View in High-Res

     Elisabeth Rosenthal tells Fresh Air’s Terry Gross why she’s writing a series on rising healthcare costs:

    "[The purpose is] to make Americans aware of the costs we pay for our healthcare. Because so many of us have insurance and we don’t see the bills, we tend to think of healthcare as free. ‘Why not get that colonoscopy? It doesn’t cost anything. What’s the difference if my hip replacement costs $100,000? I’m not paying.’ But in fact, we’re all paying. And as we know, healthcare is a huge cause of individual bankruptcies now. Copays and deductibles are going up, and the nation — because it pays for a lot of medical care and subsidizes a lot of medical care — just can’t afford the way we’re doing this anymore.”

  2. fresh air

    interview

    healthcare

    New York Times

    Elisabeth Rosenthal

  1. New York Times reporter Elisabeth Rosenthal in her series, “Paying Til It Hurts” does an in-depth analysis of rising healthcare costs in the U.S.  She’s on the show tomorrow to discuss her recent articles.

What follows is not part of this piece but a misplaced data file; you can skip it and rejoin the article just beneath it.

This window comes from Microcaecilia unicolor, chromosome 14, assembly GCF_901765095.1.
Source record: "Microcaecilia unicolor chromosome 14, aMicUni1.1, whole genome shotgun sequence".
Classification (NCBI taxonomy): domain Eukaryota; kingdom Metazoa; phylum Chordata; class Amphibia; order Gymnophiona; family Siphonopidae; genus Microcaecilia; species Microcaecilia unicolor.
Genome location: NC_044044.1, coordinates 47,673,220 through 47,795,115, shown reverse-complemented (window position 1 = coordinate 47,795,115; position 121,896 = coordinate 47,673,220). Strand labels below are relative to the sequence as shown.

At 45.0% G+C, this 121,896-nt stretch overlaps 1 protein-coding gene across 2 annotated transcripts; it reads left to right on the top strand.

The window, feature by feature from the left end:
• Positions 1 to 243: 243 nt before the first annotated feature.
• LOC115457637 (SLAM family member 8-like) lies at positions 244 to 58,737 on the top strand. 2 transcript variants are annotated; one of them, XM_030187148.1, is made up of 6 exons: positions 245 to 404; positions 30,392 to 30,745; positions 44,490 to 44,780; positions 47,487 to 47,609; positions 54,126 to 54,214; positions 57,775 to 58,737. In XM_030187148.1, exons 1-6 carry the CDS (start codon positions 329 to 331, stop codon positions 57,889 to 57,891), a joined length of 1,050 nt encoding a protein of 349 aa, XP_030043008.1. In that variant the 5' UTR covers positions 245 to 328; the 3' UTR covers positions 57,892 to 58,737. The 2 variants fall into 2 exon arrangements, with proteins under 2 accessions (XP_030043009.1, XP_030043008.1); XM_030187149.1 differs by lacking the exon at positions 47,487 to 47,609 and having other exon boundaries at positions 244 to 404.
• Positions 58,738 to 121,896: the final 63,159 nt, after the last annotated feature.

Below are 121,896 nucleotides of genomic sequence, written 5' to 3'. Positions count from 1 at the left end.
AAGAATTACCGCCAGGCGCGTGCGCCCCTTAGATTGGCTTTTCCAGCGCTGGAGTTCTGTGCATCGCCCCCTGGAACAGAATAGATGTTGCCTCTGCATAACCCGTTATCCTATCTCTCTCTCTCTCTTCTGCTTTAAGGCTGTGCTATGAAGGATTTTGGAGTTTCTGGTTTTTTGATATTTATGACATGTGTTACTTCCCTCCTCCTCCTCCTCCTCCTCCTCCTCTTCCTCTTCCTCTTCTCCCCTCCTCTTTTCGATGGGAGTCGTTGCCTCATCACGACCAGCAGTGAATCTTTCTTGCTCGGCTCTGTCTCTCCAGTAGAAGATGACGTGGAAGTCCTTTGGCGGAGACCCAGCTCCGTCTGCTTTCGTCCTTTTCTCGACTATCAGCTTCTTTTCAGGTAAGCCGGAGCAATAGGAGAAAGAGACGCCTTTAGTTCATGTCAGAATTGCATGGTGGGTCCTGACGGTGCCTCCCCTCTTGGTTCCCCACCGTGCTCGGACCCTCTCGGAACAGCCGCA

This comparative chart is from her first article “The $2.7 Trillion Medical Bill"  She goes into why colonoscopies are why the U.S is first in hospital expenditures:

Colonoscopies offer a compelling case study. They are the most expensive screening test that healthy Americans routinely undergo — and often cost more than childbirth or an appendectomy in most other developed countries. Their numbers have increased manyfold over the last 15 years, with data from the Centers for Disease Control and Prevention suggesting that more than 10 million people get them each year, adding up to more than $10 billion in annual costs.

image via The New York Times View in High-Res